Advertisement

My Voice Nation Help
21 comments
Keoniana
Keoniana

@OCWeeklyMusic What about 'Mana Unplugged'? I'm not a huge Mana, but the sound production quality was great......

gera_r1979
gera_r1979

 "Cancion Animal" de Soda Stereo? "Clix Modernos" de  Charly Garcia? "Senderos de Traicion" de Heroes del Silencio? Shakira es Rock???

claudiacamvaca
claudiacamvaca

Well, a lot to say here. First of all--what is wrong with a spanish version of Rolling Stone. Did you not know that this is sold throughout latin america? Why shouldn´t they offer one in spanish to the latin american public?

Secondly--practically none of this is "Rock en Español". Most of it is pop ( shakira for example) or some other alternative type of music such as Ska or a mix of things.  Rock en Español or Rock en tu idioma as it was know,  was a rock movement, inserted within a political time frame ( 80´s and 90´s) that reflected a need for classical rock in spanish. it was born mostly from the beautiful brain of  Gustavo Cerati and his band Soda Stereo ( shame on you for not mentioning them!)

in L.A. and Miguel Rios in Spain. Both were born from political censorship and a need to express their ideas through music.

So this list should be topped by Soda Stereo and Miguel Rios, closely followed by Charlie García, Miguel Mateos, orquesta Mondragón, Caifanes, Keny y los electricos, Botellita de jerez,Joaquin Sabina,Cecilia Toussaint, Jaime Lopez without whome much of everyone else´s music wouldn´t exist since he¨s mexicos most prolific rock composer--incluiding music for Café Tacuba). others can include: azul violeta, el profeta del nopal, maldita vecindad, Eli Guerra, Nacha Pop. If you´re going to write about Rock en Español, you really should do some research first. At least you didn´t include Maná in the list.

hrondon48
hrondon48

Where is Zurdok's Hombre Sintetizador..¿? 

Jesus Olvera
Jesus Olvera

But since you ask. 1. Naco es Chido (BMG) de Botellita de Jerez 2. Vagabundo (Sony) de Robi Rosa 3. Clics modernos (Polygram, 1983) de Charly García 4. El Hombre Del Traje Gris (Sony) de Joaquin Sabina 5. El Silencio (BMG) de Caifanes 6. Urbanistorias (Pentagrama) de Rockdrigo Gonzalez 7. En Esta Ciudad (Sony,) de Cecilia Toussaint 8. Descanso Dominical (Sony) de Mecano 9. Jaime Lopez (BMG) de Jaime Lopez 10. Leche (BMG) de Fobia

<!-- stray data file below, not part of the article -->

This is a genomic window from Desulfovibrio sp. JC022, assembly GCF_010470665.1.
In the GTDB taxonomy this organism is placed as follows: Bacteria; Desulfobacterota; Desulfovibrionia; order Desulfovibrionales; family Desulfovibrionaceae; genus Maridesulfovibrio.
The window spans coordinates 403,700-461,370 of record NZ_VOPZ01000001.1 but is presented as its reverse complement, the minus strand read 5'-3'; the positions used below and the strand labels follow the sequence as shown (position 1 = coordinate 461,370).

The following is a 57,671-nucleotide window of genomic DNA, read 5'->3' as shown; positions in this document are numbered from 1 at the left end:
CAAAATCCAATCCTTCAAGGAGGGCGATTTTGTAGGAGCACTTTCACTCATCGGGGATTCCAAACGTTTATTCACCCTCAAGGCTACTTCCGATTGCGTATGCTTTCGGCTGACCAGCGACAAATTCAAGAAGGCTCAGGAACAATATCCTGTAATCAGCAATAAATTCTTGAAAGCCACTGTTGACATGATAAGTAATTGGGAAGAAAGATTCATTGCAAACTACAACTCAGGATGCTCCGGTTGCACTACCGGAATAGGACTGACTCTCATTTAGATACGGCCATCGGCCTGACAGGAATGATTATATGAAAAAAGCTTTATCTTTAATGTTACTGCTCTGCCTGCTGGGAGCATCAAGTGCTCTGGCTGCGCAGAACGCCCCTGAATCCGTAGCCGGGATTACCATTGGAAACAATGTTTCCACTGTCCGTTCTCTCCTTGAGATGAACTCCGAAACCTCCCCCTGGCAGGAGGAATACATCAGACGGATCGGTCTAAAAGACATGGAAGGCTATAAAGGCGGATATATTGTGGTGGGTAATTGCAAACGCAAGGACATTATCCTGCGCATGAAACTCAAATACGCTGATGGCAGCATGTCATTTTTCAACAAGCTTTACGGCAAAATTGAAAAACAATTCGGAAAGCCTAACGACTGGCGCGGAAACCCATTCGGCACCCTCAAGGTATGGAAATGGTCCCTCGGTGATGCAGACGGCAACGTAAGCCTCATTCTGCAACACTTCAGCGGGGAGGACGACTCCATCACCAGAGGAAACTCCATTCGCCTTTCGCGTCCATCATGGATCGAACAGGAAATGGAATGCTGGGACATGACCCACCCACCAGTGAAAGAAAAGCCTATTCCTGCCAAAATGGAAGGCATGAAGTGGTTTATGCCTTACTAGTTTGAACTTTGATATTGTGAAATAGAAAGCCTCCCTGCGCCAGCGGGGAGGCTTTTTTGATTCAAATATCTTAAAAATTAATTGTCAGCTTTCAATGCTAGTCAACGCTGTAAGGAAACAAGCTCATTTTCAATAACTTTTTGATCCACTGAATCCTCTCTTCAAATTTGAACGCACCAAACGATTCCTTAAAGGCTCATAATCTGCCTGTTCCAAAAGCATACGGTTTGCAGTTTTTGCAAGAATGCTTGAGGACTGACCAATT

Jesus Olvera
Jesus Olvera

As soon as I saw Shakira I realize this list was bullshit.

diazdelnorte
diazdelnorte

Well, technically they're rap, but they were also parte of the 'avanzada regia' rock attitude: I think you missed Control Machete's Mucho Barato. 

Also, where's 'El Circo' de Maldita Vecindad? (also, they're esentially ska, but they might be defined as a mix of punk WITH ska).

And this one is a no brainer... how could you forget '¿Dónde Jugarán las Niñas?' de Molotov? That album broke so many paradigms in its heyday that you shouldn't have missed it!!

GustavoArellano
GustavoArellano

@CupcakeCardio ALWAYS was annoyed by them--although "Mariposa" is a badass song!

GustavoArellano
GustavoArellano

@JDKun That's the expected choice, though! "11 Episodios" highlights all the Soda genius in its proper setting! Hope you're well!

Raintes
Raintes

@GustavoArellano @JDKun @ELopetegui Fobia's first album should be top 3. Idk about Amigos and El gran silencio. They're not really "rock."

EddieAsWell
EddieAsWell

@GustavoArellano and I used @jdkun and Ernesto's books for my thesis!

EddieAsWell
EddieAsWell

@GustavoArellano and Nacha Pop, Mikel Erentxun but that's to advanced for the gabbas.

Now Trending

Anaheim Concert Tickets

From the Vault

 

Events

Loading...